1. Go to Target. Trawl the aisles slowly, at leisure, without having to recapture an escape artist every five seconds, without having to bribe anyone with chocolate milk at Starbucks afterwards, without buying anyone a pair of conciliatory Hello Kitty sunglasses because it’s really hard to visit the toy aisles and choose a birthday present for a friend when you’re not getting anything yourself. Try not to spend too much.

2. Go to the outlet mall. Actually try things on. Buy clothes for me, not for the kids. Try not to spend too much.

3. Go to Old Navy, Marshalls, or Ross, and spend ages perusing the sale racks. Hardly spend anything at all, because it’s all cheap crap anyway.

4. Clean the house. Hah. Right.

5. Do the ironing. The downside to line-drying like a nice environmentally friendly tree-hugger is that some days I really do need to bust out the iron if I don’t want to look like I slept in my clothes. And I actually like ironing – it’s soothing, and satisfying, and I can listen to the radio at the same time. Oooh.

6. Listen to the radio. Any time I have tried to listen to music for the past five years, it’s been instantly drowned out by the cacophony of my children demanding something else, or not that, or the tv, or attempting fratricide.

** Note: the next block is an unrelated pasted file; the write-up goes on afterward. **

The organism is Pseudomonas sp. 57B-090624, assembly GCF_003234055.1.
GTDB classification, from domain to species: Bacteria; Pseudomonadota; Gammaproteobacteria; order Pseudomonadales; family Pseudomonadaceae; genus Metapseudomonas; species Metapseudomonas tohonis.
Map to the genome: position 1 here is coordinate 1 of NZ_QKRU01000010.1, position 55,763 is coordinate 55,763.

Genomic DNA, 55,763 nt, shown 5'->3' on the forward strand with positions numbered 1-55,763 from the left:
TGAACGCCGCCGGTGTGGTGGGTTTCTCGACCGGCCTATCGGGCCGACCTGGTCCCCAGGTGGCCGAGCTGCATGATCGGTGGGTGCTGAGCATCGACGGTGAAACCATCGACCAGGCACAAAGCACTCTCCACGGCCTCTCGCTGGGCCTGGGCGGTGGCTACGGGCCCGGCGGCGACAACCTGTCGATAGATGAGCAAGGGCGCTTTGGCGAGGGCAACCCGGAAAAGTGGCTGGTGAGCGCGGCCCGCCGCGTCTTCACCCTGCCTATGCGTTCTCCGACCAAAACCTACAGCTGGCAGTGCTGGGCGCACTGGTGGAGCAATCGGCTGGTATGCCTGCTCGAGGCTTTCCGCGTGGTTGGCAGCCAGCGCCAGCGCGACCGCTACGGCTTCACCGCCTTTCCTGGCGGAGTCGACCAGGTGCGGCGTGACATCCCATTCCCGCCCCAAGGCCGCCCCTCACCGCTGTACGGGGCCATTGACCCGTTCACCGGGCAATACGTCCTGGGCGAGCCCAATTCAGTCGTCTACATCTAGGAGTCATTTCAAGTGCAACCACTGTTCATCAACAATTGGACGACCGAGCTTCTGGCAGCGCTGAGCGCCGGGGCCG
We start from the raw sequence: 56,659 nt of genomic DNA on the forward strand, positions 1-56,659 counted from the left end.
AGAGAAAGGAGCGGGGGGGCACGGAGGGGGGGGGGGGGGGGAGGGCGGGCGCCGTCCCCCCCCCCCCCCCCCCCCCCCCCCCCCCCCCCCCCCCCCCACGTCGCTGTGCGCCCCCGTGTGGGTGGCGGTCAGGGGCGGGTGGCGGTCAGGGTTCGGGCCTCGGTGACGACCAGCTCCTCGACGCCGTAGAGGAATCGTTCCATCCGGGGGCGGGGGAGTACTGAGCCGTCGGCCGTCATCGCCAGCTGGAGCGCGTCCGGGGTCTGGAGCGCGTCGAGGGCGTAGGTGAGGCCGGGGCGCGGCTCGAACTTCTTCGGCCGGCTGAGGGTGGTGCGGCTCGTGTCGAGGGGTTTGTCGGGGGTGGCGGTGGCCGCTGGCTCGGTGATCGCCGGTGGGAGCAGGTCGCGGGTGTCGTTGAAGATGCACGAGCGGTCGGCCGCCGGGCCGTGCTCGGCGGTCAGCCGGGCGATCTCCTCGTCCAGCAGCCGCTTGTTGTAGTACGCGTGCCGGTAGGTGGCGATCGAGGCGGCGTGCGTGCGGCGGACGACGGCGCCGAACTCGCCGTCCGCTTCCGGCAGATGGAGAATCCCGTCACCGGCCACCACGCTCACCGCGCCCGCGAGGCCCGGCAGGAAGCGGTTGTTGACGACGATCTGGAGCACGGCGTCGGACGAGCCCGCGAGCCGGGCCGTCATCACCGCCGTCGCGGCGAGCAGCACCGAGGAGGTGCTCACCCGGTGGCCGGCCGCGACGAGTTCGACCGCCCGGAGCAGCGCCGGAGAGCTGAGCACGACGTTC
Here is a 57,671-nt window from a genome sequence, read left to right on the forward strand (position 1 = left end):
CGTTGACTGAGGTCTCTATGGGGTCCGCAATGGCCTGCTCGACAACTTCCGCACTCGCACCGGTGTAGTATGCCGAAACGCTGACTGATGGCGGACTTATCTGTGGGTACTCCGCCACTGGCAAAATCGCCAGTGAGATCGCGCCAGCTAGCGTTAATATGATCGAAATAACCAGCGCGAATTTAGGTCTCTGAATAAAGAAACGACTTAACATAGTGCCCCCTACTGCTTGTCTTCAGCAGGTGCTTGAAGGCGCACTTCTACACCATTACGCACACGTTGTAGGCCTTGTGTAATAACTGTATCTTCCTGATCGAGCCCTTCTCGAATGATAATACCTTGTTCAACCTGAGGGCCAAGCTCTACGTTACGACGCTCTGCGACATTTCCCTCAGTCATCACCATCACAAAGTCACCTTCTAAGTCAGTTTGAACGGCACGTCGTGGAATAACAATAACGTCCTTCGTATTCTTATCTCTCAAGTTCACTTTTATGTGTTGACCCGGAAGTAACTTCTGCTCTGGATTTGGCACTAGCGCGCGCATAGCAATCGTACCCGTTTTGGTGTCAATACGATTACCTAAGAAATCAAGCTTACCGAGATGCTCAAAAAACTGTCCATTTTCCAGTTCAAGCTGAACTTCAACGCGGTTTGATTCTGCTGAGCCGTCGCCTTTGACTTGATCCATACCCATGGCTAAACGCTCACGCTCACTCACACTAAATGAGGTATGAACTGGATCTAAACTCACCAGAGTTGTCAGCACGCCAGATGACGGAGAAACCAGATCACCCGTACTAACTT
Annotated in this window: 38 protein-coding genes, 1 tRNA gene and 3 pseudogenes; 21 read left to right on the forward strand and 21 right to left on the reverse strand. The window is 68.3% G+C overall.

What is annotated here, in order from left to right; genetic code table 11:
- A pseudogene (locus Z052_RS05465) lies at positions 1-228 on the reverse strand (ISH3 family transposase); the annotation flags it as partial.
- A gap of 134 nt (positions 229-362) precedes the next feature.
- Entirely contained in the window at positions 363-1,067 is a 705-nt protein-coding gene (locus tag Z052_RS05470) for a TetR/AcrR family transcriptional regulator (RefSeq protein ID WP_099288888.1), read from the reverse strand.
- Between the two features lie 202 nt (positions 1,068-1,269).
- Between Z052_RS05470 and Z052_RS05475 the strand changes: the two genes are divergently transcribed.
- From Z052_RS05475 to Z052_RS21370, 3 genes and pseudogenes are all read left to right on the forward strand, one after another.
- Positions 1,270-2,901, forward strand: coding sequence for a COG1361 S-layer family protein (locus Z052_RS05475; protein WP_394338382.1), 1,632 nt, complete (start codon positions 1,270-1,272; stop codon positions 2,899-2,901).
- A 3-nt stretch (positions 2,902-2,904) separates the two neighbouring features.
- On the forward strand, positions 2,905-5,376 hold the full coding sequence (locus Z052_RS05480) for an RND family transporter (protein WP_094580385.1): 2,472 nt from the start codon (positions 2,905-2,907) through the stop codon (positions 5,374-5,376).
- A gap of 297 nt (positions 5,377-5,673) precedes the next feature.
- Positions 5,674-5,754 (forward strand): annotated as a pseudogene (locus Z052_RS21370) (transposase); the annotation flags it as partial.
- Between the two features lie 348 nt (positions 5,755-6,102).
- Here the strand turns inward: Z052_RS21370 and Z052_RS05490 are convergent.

7. Read a good book.

8. Write a good book. That would be nice. In my dreams.

9. But more realistically, blog, so that I don’t have to do it in the evening.

10. And maybe, just maybe, write a short story. Or finish that one I started.

11. On a more practical note, go to the supermarket without having to take a TV cart and pass out bagels as soon as we get to the bakery section and defuse arguments about who sits on the side with the steering wheel and who put whose shoes on the TV screen. I could even come home with all the ingredients for more than two meals, rather than just half the ingredients for one and a half meals.